On The Run Again: Jason Bourne
The CIA, apparently, will not rest until Jason Bourne is permanently at rest. In Jason Bourne, the onetime covert assassin (Matt Damon) lives a life where he clandestinely boxes all comers for money. One day, Bourne hears from Nicky Parsons (Julia Stiles), his old contact, who has found out more about the circumstances that led to his recruitment to the now-exposed Blackbriar project. Her activity, however, draws the attention of CIA agent Heather Lee (Alicia Vikander), who shuts off the power to the location where Parsons and others use as a base for hacking. Parsons escapes, and meets with Bourne in Greece. Lee reports her actions to CIA Director Robert Dewey (Tommy Lee Jones), who sees the information as a threat to the CIA's current assassin program, Iron Hand. Dewey then puts in a call to a man known only as The Asset (Vincent Cassel) to head to Greece to kill Bourne and Parsons. They use a riot as cover, but The Asset takes aim and kills Parsons. However, she gives Bourne a key that has the pertinent information she has gathered.
Bourne makes his way to a safe house in Berlin that almost immediately becomes unsafe as The Asset and the CIA track his location thanks to Lee. Bourne learns that his father, Richard Webb (Gregg Henry), a CIA analyst, had created Blackbriar, but also learned the CIA wanted his son for the program. At a meeting between father and son, the elder Webb is killed before revealing all of the details. From Berlin, Jason heads to London to meet with retired CIA man Malcolm Smith (Bill Camp), who also has some background on Blackbriar. Lee wants to work on an operation to capture Bourne, and Dewey agrees to let that happen. He also has plans to attend a convention in Las Vegas where computer tycoon Aaron Kalloor (Riz Ahmed) plans to talk about his company's Deep Dream software, which has CIA money financing it.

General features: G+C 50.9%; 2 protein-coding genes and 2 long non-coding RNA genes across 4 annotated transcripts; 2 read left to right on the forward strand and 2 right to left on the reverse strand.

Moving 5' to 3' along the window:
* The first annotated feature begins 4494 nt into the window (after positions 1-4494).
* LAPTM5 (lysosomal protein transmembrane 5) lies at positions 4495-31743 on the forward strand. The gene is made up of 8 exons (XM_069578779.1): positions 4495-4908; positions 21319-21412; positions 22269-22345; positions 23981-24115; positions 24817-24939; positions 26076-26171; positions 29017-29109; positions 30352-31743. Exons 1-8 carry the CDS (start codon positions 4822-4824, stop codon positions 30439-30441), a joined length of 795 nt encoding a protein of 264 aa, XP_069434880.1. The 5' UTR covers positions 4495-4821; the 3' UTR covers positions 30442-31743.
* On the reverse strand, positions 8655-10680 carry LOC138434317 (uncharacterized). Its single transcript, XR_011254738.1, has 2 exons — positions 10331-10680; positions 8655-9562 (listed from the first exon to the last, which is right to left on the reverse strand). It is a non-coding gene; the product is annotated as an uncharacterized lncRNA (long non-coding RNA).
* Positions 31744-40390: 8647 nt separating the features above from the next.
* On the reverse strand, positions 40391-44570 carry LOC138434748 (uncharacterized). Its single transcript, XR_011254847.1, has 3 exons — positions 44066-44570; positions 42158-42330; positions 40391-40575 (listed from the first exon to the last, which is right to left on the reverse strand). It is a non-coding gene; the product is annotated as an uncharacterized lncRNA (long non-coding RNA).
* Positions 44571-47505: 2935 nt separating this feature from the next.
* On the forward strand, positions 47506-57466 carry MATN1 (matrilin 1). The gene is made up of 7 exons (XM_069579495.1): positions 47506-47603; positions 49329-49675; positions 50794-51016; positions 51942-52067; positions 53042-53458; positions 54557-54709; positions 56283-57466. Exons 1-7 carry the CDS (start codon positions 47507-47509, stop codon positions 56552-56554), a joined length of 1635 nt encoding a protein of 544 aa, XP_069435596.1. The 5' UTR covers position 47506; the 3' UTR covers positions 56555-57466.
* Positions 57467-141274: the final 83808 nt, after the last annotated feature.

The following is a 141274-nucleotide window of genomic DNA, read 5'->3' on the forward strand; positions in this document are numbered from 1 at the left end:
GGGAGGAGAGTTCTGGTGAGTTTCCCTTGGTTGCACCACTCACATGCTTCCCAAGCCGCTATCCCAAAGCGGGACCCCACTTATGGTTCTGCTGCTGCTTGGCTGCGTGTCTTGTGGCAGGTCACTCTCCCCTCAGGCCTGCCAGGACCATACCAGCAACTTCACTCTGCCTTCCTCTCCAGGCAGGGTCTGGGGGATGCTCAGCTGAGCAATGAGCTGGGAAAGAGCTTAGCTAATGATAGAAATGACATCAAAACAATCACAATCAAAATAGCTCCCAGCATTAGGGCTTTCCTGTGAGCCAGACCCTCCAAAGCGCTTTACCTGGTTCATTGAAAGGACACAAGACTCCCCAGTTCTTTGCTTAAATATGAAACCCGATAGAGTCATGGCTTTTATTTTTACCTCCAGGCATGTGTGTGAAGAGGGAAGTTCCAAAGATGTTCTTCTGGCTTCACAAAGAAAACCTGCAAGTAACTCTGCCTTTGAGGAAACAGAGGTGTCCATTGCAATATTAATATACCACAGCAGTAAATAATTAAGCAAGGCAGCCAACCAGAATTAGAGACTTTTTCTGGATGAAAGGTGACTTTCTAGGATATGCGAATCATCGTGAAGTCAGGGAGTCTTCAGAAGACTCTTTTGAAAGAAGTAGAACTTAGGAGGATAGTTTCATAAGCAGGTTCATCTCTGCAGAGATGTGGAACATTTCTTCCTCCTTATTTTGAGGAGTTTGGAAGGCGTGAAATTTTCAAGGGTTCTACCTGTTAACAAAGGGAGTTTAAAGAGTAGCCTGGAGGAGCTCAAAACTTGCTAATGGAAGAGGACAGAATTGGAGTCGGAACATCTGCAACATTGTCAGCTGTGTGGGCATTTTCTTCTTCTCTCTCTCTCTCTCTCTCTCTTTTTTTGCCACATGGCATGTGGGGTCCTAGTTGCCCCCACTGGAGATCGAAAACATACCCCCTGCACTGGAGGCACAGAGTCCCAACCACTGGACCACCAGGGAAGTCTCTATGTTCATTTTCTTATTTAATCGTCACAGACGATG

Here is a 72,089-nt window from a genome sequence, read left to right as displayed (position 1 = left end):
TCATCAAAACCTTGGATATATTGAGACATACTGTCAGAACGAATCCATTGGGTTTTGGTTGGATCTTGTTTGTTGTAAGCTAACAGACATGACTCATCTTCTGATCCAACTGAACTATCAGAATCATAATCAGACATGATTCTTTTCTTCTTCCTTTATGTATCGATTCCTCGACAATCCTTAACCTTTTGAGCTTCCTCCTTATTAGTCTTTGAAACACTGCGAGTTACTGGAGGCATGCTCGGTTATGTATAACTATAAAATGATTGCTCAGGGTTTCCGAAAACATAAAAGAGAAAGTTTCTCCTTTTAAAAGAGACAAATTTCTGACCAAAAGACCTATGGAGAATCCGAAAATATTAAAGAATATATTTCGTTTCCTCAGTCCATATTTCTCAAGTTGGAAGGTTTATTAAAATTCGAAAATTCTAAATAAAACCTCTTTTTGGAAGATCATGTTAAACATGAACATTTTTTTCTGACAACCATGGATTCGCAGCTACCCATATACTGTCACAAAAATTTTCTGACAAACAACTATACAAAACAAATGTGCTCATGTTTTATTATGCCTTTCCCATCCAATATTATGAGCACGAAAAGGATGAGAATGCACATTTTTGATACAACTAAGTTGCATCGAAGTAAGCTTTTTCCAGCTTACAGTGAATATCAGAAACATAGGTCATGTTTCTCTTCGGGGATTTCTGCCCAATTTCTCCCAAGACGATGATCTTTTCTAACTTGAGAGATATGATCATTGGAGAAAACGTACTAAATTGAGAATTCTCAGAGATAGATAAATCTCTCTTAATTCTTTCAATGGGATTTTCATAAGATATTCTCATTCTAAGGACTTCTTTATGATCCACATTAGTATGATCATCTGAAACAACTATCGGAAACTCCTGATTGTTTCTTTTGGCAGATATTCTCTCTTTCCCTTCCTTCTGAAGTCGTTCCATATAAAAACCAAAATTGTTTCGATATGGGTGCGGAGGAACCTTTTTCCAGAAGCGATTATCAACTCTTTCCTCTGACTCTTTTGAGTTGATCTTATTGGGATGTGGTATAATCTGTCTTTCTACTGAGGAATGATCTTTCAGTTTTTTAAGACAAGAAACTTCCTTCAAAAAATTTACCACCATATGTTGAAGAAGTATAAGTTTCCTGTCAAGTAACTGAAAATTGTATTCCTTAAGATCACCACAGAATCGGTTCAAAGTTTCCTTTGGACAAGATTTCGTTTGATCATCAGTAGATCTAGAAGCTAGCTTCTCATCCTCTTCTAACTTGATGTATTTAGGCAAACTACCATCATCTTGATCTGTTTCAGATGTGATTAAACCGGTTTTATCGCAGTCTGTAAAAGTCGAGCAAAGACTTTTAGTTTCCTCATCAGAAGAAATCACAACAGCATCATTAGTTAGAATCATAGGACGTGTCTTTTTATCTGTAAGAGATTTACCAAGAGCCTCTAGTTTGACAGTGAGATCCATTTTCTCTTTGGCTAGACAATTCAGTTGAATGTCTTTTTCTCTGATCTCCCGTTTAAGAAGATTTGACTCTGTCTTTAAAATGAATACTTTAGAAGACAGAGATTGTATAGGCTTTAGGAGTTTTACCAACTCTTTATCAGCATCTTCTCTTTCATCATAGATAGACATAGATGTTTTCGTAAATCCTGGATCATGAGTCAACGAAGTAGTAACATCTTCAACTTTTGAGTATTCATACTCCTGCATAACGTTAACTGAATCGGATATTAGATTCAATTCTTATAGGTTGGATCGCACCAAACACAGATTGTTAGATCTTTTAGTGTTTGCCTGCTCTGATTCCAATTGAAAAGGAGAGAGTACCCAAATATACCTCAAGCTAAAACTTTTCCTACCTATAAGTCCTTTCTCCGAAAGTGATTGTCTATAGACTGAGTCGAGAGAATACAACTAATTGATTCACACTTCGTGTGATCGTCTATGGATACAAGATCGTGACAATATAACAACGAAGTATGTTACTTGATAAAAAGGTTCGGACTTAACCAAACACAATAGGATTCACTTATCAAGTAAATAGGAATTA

Jason Bourne is a capable fourth film for Damon in the title role. It's the third time that Damon has played Bourne under the direction of Paul Greengrass, who also co-wrote the script. Little has changed in terms of basic story, though the CIA people debate how much of a patriot Bourne is. Bourne never betrays national security, but the knowledge he has makes some in the CIA perceive him as a danger. A secondary story goes a little into the history of Bourne and The Asset, both of whom were part of the Blackbriar program. In spite of the same kind of action picture, Greengrass fills the movie with some tension-filled chases, and still shows Bourne as a product of covert operations who finds himself on the wrong end of the Agency's trust.
Damon continues to do fine work in one of his best known roles. Jason Bourne is older, but he remains wise to the ways of an agency who sees him as a threat. He has resigned himself to a life that necessitates that he avoid detection. He never forgot all of the techniques that made him a top assassin for the CIA, so he knows how to defend himself and blend in with a crowd when he knows danger awaits. Trust will always be an issue for the man born David Webb, especially after he loses Nicky. Vikander is also very effective as Lee, a young agent looking to build on her already impressive success. Like Bourne, Heather also has trust issues that develop during the movie. As much as she may find herself at odds at times with Dewey, she has a cold demeanor that suggests she's more like her director than she's willing to admit. Jones is fine as the arrogant Dewey, while Cassel shows a leave no witnesses approach as The Asset, who has made the transition from Blackbriar to Iron Hand.
There will always be a need for covert operations in the interest of national security. Jason Bourne shows what has become of a man who exposed the downside of the operations, and his old employer seems unwilling to either forgive or forget, in spite of the price Bourne paid to become the man the CIA needed him to be. In response, Jason Bourne shows he's still a man of action, as well as a man of principle.
On a scale of zero to four stars, I give Jason Bourne 3.5 stars. Out of the shadows again.